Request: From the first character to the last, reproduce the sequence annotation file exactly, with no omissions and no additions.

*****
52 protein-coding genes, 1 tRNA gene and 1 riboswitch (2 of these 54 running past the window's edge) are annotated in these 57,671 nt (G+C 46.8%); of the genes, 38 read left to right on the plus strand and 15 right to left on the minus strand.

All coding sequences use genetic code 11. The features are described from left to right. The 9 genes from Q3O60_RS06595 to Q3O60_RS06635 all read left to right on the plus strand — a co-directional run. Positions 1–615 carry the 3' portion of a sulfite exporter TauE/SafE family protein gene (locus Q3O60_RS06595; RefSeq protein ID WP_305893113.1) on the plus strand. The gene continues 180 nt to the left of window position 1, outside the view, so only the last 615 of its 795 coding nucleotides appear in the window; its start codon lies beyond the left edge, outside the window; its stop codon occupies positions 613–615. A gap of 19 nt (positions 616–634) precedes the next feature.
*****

52 protein-coding genes, 1 tRNA gene and 1 riboswitch (2 of these 54 running past the window's edge) are annotated in these 57,671 nt (G+C 46.8%); of the genes, 38 read left to right on the plus strand and 15 right to left on the minus strand.

All coding sequences use genetic code 11. The features are described from left to right. The 9 genes from Q3O60_RS06595 to Q3O60_RS06635 all read left to right on the plus strand — a co-directional run. Positions 1–615 carry the 3' portion of a sulfite exporter TauE/SafE family protein gene (locus Q3O60_RS06595; RefSeq protein ID WP_305893113.1) on the plus strand. The gene continues 180 nt to the left of window position 1, outside the view, so only the last 615 of its 795 coding nucleotides appear in the window; its start codon lies beyond the left edge, outside the window; its stop codon occupies positions 613–615. A gap of 19 nt (positions 616–634) precedes the next feature.